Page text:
This year has felt like one blow after another and now, with a new variant of Covid-19 in the UK, the prospect of kicking off 2021 with major gains made against the virus is getting further out of reach.
Prime Minister Boris Johnson explained that the new Covid-19 variant was the reason behind the huge spike in cases in the UK, in a statement from Downing Street.
It came at the same time that the government was introducing new measures to restrict the spread of Covid-19, after cases rose by 64,581 in just a matter of days across the whole of the UK. These included the introduction of new Tier 4 restrictions and a complete overhaul of the Christmas lockdown rules for many parts of the UK.
As the prime minister said in his statement, we are learning more about the new variant of the virus everyday, however, it’s been considered damaging enough that countries in Europe have already acted to prevent the UK spreading the virus overseas.
This is what we know so far and what the experts have to say about it…
What is the new Covid-19 variant?
A variant (otherwise called a ‘strain’) is a mutated form of a virus. It happens when multiple changes are made in the spike protein, an important part of the virus that binds to the receptor on the cells inside our bodies. This is also the main area for antibodies to attach to, when they are produced either during the infection or after a vaccine.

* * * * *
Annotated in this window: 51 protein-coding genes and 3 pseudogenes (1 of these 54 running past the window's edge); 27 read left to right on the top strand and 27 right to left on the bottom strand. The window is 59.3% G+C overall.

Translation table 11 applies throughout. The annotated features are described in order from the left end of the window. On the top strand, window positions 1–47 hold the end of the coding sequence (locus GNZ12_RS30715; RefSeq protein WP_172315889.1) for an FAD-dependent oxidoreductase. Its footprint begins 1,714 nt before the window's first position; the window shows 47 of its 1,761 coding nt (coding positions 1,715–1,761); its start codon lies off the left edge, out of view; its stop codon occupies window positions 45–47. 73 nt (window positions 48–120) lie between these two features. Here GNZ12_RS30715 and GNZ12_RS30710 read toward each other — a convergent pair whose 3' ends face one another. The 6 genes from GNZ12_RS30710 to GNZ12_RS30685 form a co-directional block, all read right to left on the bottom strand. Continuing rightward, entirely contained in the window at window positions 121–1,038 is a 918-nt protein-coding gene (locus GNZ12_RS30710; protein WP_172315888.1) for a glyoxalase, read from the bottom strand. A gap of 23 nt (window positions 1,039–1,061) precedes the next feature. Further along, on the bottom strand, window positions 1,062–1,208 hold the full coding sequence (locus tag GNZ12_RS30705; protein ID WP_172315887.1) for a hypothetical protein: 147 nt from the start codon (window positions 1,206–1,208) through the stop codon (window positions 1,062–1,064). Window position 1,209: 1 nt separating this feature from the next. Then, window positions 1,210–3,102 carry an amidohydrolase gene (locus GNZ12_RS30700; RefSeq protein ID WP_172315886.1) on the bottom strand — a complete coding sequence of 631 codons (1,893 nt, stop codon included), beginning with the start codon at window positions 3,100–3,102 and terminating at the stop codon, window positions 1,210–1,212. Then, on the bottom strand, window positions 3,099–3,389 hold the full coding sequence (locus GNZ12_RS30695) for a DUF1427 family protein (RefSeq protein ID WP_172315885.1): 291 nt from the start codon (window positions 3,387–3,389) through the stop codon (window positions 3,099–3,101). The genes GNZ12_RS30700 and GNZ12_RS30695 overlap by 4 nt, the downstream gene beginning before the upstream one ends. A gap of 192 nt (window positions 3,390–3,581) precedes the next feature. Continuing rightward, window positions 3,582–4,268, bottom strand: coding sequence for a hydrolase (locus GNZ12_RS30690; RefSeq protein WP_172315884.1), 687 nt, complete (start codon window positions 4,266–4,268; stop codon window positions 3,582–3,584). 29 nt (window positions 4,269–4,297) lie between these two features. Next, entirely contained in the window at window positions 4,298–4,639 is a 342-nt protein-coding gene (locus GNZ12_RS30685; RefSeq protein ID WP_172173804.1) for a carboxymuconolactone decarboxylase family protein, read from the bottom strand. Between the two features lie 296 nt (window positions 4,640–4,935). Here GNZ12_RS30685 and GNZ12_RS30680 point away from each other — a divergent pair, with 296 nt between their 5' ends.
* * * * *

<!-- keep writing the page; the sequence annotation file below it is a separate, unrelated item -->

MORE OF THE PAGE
Simply put in the case of the new Covid-19 variant, it’s thought that the virus has evolved to make itself more challenging for the human immune system to fight off.
However, evidence uncovered by the government’s New and Emerging Respiratory Virus Threats Advisory Group (NERVTAG) and confirmed by Public Health England (PHE), has suggested that the new variant is not more harmful than the standard Covid-19 virus and it’s not resistant to the Pfizer vaccine that is currently being distributed in the UK.
It does transmit significantly faster though. As Boris Johnson said in his statement on December 19, “NERVTAG’s early analysis suggests the new variant could increase R by 0.4 or greater.
“Although there is considerable uncertainty, it may be up to 70% more transmissible than the old variant.”
Health Secretary Matt Hancock also described the recent rise in cases as ‘worrying’ and said that without immediate action, the NHS risks being overwhelmed.
A statement from PHE clarifies that that the increased chance of transmission doesn’t mean the virus spreads any differently, however.